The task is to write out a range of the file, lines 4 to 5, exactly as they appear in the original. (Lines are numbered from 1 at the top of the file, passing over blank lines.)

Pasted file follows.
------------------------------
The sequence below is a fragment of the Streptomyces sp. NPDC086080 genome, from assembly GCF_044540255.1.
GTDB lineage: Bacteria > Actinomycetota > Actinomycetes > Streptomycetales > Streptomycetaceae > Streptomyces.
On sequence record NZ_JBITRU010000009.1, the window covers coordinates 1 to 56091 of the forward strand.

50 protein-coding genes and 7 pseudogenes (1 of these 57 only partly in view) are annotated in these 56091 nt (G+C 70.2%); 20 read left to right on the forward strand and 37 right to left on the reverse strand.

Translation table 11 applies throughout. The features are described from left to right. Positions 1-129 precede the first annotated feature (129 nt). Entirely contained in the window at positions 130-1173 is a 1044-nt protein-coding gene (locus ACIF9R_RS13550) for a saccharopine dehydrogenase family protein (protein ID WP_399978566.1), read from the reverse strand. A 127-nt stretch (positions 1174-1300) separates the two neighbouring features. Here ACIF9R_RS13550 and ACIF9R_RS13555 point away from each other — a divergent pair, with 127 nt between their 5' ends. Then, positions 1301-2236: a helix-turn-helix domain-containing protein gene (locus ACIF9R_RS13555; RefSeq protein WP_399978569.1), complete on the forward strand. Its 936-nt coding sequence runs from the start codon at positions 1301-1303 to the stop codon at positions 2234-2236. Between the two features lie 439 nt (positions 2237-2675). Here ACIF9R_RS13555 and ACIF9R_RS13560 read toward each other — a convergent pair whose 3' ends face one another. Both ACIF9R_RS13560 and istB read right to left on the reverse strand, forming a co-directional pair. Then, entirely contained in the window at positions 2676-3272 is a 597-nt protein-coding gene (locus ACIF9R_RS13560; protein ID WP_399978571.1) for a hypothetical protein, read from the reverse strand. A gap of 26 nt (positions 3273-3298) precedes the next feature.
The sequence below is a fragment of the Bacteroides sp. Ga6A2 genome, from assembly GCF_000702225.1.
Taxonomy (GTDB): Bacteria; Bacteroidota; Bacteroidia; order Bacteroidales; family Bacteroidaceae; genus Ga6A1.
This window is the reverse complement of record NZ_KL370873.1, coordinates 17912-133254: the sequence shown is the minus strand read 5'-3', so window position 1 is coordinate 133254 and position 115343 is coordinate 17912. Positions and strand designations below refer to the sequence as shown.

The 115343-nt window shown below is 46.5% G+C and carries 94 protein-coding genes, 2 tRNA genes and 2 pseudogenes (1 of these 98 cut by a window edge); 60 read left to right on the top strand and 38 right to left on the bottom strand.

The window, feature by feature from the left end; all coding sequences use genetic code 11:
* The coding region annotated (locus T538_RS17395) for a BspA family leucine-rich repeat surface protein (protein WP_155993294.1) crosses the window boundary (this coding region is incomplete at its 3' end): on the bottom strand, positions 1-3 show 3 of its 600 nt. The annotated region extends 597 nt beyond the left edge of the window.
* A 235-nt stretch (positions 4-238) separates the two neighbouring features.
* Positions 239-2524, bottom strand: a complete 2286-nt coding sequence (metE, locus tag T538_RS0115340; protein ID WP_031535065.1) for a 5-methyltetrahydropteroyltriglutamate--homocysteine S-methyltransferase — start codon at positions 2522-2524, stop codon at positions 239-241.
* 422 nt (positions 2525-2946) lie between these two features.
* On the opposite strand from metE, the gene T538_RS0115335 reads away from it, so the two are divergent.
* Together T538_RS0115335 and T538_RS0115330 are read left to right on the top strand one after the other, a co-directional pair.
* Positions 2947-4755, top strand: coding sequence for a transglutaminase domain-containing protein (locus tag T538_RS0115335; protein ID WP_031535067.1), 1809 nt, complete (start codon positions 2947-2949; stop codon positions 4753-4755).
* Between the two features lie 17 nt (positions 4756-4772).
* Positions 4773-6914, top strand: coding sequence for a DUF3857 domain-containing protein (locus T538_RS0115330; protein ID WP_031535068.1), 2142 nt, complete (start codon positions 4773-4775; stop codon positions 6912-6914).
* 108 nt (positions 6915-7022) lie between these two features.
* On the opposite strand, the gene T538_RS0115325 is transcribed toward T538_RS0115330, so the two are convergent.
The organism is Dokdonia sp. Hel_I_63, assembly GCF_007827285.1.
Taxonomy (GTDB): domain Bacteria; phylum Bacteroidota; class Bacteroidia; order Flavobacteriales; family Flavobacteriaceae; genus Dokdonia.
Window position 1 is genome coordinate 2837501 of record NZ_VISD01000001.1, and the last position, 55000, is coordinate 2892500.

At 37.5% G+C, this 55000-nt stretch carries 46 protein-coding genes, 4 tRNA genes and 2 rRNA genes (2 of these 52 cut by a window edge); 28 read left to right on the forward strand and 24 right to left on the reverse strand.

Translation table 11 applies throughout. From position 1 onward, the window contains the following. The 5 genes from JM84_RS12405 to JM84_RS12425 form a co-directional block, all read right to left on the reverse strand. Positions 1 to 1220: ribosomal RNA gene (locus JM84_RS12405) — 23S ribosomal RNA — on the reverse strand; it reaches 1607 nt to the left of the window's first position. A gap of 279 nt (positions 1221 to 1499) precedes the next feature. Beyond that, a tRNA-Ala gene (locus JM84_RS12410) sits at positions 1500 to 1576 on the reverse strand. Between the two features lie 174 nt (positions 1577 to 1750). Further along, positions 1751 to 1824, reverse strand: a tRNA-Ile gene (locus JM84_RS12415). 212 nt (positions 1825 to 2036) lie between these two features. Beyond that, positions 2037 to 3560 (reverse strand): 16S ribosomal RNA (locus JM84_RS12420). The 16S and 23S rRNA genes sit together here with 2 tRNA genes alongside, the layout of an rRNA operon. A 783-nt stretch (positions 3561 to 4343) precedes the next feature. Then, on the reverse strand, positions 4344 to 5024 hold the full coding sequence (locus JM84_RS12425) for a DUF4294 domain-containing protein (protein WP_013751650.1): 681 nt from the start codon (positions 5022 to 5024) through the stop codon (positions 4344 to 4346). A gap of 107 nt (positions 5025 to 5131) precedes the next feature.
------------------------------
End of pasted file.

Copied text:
50 protein-coding genes and 7 pseudogenes (1 of these 57 only partly in view) are annotated in these 56091 nt (G+C 70.2%); 20 read left to right on the forward strand and 37 right to left on the reverse strand.

Translation table 11 applies throughout. The features are described from left to right. Positions 1-129 precede the first annotated feature (129 nt). Entirely contained in the window at positions 130-1173 is a 1044-nt protein-coding gene (locus ACIF9R_RS13550) for a saccharopine dehydrogenase family protein (protein ID WP_399978566.1), read from the reverse strand. A 127-nt stretch (positions 1174-1300) separates the two neighbouring features. Here ACIF9R_RS13550 and ACIF9R_RS13555 point away from each other — a divergent pair, with 127 nt between their 5' ends. Then, positions 1301-2236: a helix-turn-helix domain-containing protein gene (locus ACIF9R_RS13555; RefSeq protein WP_399978569.1), complete on the forward strand. Its 936-nt coding sequence runs from the start codon at positions 1301-1303 to the stop codon at positions 2234-2236. Between the two features lie 439 nt (positions 2237-2675). Here ACIF9R_RS13555 and ACIF9R_RS13560 read toward each other — a convergent pair whose 3' ends face one another. Both ACIF9R_RS13560 and istB read right to left on the reverse strand, forming a co-directional pair. Then, entirely contained in the window at positions 2676-3272 is a 597-nt protein-coding gene (locus ACIF9R_RS13560; protein ID WP_399978571.1) for a hypothetical protein, read from the reverse strand. A gap of 26 nt (positions 3273-3298) precedes the next feature.